Can we rely on subset-of-subtasks behavior

17 views
Skip to first unread message

Oliver Dain

unread,
Aug 24, 2022, 12:55:39 PMAug 24
to python-doit
We have a group of subtasks but we don't want all of them to run when the main task is run. That is, if you run "doit foo" we want to run "foo:bar" and "foo:baz" but not "foo:bap". Experimentally this can be achieved by using "task_dep" or "calc_dep" on the top-level task (the one with name set to None) as follows:


def task_foo():
    yield {
        'name': 'bar',
        'actions': ['echo bar'],
    }

    yield {
        'name': 'baz',
        'actions': ['echo baz'],
    }

    yield {
        'name': 'bap',
        'actions': ['echo bap'],
    }

    yield {
        'name': None,
        'task_dep': ['foo:bar', 'foo:baz'],
    }

The following seems to work:

$ doit list --all
foo        
foo:bap    
foo:bar    
foo:baz   
$ doit -v2 foo
.  foo:bar
bar
.  foo:baz

However, I don't see this behavior documented. The documentation seems to imply that running `doit foo` would always run all sub-tasks. Is the behavior shown above intended and will it remain supported in the future?

For the curious, our use case is various build steps to generate disk images for a hardware device. There's a few different image types and many build steps and we don't want to clutter our "doit list" too much so grouping the tasks into subtasks is appealing. But we need a "calc_dep" to determine which steps are actually required (e.g. pull a remote Docker image if it exists with the right version, if not build it and push it).

Thanks,
Oliver

Oliver Dain

unread,
Aug 24, 2022, 2:48:45 PMAug 24
to python-doit
Hmmm.. it seems this behavior is a bit finicky. I get different results for what is run and the output of `doit list --all foo` depending on where I put the definition of the "name": None task.

If I define the "name": None task after the sub-tasks are defined the "task_dep" works but "doit list --all foo" shows only the depended upon sub-tasks, not all sub-tasks:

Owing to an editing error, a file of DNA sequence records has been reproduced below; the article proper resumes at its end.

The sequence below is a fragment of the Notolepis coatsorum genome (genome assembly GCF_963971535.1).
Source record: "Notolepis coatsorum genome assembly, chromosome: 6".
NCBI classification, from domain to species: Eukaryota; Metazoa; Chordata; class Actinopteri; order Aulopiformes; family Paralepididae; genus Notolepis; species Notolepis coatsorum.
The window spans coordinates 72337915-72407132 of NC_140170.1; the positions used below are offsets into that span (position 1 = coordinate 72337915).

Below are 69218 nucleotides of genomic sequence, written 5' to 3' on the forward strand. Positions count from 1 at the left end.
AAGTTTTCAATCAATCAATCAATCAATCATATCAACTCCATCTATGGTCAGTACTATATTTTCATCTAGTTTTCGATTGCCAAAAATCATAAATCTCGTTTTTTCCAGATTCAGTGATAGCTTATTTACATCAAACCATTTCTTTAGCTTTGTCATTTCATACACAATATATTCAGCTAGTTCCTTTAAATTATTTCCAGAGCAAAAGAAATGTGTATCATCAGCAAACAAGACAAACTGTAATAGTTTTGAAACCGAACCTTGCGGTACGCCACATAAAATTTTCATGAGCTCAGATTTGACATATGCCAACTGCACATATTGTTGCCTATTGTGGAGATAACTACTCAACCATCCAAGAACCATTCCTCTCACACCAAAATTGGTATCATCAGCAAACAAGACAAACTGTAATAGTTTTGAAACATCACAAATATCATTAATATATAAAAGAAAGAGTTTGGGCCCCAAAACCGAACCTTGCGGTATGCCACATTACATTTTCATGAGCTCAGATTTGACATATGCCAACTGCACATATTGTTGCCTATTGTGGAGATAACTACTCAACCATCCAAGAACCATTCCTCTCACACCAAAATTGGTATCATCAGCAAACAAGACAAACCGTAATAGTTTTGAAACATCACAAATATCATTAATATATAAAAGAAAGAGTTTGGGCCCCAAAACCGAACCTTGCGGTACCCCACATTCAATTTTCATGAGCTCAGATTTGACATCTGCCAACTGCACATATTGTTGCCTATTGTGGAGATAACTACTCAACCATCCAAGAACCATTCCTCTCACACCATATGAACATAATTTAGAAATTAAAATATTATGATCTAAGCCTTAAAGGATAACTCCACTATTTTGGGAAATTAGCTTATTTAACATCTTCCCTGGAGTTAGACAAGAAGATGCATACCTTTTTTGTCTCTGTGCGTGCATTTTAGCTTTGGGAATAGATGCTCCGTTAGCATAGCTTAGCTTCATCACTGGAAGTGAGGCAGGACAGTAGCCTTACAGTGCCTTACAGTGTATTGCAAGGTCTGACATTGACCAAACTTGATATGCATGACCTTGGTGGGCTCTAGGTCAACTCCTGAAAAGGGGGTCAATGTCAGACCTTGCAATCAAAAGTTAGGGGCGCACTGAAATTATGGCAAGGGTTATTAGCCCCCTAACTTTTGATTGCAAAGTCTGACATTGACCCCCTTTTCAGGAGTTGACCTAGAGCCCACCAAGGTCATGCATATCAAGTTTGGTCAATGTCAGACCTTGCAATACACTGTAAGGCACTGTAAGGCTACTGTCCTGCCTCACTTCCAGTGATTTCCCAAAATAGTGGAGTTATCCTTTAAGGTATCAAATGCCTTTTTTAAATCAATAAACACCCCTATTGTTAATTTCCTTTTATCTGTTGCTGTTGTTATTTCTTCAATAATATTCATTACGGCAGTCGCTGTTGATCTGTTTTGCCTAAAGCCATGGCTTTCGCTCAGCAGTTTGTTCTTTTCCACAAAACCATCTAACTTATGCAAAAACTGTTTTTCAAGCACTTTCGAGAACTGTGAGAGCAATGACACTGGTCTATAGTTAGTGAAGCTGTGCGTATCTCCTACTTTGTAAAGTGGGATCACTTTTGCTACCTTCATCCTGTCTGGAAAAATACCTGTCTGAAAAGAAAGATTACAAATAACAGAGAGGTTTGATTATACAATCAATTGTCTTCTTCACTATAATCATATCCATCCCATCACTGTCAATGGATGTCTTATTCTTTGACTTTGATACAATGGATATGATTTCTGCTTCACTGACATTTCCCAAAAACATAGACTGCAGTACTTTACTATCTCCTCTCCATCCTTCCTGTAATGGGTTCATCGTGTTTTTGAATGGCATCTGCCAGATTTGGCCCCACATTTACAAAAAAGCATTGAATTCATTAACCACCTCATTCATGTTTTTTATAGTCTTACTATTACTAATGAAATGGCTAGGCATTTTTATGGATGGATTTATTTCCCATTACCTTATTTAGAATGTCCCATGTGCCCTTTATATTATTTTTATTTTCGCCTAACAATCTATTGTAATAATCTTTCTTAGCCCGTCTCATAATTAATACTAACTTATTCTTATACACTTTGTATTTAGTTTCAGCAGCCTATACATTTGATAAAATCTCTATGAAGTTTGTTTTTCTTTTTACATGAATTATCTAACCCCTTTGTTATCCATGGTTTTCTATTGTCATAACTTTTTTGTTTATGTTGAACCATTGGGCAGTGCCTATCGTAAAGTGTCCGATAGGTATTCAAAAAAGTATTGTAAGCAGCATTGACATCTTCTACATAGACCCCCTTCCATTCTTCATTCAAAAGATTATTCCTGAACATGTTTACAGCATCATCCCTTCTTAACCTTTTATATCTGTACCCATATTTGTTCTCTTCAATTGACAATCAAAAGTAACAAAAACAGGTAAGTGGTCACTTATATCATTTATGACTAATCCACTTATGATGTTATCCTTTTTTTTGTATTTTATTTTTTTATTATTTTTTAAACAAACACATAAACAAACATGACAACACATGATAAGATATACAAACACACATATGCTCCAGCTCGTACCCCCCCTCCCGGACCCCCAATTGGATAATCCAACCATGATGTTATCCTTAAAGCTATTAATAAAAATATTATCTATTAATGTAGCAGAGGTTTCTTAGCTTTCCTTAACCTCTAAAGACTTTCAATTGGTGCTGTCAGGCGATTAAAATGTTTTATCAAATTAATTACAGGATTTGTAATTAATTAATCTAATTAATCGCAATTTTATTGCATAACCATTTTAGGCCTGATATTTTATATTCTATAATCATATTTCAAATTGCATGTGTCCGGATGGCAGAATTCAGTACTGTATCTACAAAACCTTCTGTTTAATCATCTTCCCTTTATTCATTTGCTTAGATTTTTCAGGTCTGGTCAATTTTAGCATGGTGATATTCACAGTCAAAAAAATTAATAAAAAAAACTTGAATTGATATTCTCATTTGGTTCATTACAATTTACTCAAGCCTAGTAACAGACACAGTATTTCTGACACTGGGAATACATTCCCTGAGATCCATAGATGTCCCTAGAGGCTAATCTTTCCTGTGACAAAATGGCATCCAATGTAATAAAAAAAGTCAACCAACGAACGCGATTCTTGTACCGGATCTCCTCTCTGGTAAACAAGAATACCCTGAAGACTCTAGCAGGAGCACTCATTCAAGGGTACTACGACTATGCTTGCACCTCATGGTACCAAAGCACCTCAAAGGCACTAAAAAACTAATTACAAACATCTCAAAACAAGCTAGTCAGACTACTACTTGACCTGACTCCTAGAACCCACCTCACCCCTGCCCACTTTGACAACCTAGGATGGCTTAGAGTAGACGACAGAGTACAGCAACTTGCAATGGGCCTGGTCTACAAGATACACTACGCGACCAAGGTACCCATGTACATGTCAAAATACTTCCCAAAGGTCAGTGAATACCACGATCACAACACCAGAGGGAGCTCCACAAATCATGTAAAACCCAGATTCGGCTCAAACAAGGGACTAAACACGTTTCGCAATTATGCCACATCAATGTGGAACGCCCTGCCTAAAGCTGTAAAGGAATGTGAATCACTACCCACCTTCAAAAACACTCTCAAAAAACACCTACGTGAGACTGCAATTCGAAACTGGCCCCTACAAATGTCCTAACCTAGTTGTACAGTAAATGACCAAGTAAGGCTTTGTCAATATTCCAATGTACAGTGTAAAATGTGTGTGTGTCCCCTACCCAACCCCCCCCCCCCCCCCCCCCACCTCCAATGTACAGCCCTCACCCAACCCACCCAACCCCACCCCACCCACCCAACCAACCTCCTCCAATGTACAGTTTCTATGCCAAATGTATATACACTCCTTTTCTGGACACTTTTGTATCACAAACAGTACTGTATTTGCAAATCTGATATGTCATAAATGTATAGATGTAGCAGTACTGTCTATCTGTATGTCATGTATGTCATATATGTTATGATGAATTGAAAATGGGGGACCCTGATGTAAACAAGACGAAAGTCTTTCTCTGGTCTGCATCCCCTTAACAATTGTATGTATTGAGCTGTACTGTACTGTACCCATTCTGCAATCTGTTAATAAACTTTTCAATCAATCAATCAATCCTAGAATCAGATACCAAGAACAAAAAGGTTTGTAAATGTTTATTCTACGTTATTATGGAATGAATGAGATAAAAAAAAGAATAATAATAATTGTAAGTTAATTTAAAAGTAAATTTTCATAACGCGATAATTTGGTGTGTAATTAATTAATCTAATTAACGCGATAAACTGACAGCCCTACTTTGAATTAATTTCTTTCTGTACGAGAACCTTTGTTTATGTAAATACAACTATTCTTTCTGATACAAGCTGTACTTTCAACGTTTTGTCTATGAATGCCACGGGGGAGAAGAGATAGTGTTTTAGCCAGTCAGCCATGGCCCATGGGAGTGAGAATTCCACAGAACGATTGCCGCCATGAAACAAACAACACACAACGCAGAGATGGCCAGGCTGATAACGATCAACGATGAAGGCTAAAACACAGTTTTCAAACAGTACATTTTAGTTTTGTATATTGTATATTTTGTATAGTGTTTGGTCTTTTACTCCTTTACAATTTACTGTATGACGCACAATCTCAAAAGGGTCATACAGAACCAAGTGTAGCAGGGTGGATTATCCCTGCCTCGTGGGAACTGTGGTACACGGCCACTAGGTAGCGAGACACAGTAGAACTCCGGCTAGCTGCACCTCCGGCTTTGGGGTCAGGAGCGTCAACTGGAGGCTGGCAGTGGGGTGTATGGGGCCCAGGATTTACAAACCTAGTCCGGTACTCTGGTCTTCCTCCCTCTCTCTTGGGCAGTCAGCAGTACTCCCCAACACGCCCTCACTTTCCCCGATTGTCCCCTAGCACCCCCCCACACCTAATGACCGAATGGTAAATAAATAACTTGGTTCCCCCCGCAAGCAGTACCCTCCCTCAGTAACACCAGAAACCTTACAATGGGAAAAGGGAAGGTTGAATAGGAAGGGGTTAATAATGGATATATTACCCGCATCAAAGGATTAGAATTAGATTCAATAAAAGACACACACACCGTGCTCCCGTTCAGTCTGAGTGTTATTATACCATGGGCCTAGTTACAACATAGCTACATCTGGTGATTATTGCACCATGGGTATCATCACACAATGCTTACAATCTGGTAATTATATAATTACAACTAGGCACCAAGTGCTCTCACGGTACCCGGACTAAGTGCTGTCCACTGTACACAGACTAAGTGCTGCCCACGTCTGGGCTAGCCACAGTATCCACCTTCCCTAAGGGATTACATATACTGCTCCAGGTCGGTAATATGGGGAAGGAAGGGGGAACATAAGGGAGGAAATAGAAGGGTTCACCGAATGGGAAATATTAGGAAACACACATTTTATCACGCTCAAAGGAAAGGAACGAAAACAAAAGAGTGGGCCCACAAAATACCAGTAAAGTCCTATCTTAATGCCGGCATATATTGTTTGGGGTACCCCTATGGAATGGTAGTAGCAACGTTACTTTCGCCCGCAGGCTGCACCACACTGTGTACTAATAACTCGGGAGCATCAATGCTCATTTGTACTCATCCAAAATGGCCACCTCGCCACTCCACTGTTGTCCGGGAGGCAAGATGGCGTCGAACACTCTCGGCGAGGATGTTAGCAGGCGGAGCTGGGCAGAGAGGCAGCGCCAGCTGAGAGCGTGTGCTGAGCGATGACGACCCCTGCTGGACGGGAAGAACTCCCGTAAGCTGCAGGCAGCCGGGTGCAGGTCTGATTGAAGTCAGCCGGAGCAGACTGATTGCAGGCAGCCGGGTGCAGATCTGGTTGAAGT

$ doit list --all foo
foo        
foo:bar    
foo:baz   

If I yield the name: None task before I define the other tasks the "task_dep" is ignored, the `doit list --all foo" shows all sub-tasks but it shows some more than once:

def task_foo():

    yield {
        'name': None,
        'task_dep': ['foo:bar', 'foo:baz'],
    }

    yield {
        'name': 'bar',
        'actions': ['echo bar'],
    }

    yield {
        'name': 'baz',
        'actions': ['echo baz'],
    }

    yield {
        'name': 'bap',
        'actions': ['echo bap'],
    }

results in:

$ doit list --all foo
foo        
foo:bap    
foo:bar    
foo:bar    
foo:baz    
foo:baz    

$ doit -v2 foo
.  foo:bar
bar
.  foo:baz
baz
.  foo:bap
bap

So there seems to be 3 sets of behaviors:

  1. If you don't have a name: None task doit list --all main_task lists all the sub-tasks.
  2. If you have a name: None task and it is yielded before the subtasks task_dep is ignored and list --all shows all tasks but shows those in task_dep twice.
  3. If you have a name: None task and it is yielded after the subtasks are defined the task_dep works as expected but list -all only shows a subset of the subtasks (those that are in task_dep).

Eduardo Schettino

unread,
Aug 24, 2022, 3:21:42 PMAug 24
to python-doit
Hi Oliver,

What you are trying to do is not supported. You can check the code in loader.py:_generate_task_from_yield()

> I get different results for what is run and the output of `doit list --all foo` depending on where I put the definition of the "name": None task.

The name=None should be the first yielded task, otherwise it will be implicitly created...
And being implicit or not all other foo:XXX tasks will be added as a task_dep.

When you put name=None, you just overwrote the implicitly created group task. but...

> $ doit list --all foo
You will not be able to get a list of tasks here that is different from what is executed (actual task_dep).

For your use case I guess you will need to write a custom "list" command.
I recently added a "meta" attribute for tasks, maybe you could use that and integrate with the "list" command somehow.

We could even have some standard that would be integrated into doit core implementation.
ie. "doit list --tag main" would display only a subset of tasks with that tag.
And of course you would be able to put this "--tag main" in your project.toml file so by default you get a less verbose output.

Or just accept that "list --all foo" will list the tasks to be executed.
And to really get all tasks you have to do: "list --all | grep foo".

Regards

--
You received this message because you are subscribed to the Google Groups "python-doit" group.
To unsubscribe from this group and stop receiving emails from it, send an email to python-doit...@googlegroups.com.
To view this discussion on the web visit https://groups.google.com/d/msgid/python-doit/6c2df352-42d5-4e11-ab42-68952413331fn%40googlegroups.com.

Oliver Dain

unread,
Aug 24, 2022, 3:25:56 PMAug 24
to pytho...@googlegroups.com
Thanks Eduardo. I'll stop trying to make it do something it doesn't want to do :)

You received this message because you are subscribed to a topic in the Google Groups "python-doit" group.
To unsubscribe from this topic, visit https://groups.google.com/d/topic/python-doit/MmkOsL3iKKY/unsubscribe.
To unsubscribe from this group and all its topics, send an email to python-doit...@googlegroups.com.
To view this discussion on the web visit https://groups.google.com/d/msgid/python-doit/CAHSrCY1qHi6DoZbE1puBDVD%3DpjXzEM8S04gZq8ED2_ycg1Nmaw%40mail.gmail.com.
Reply all
Reply to author
Forward
0 new messages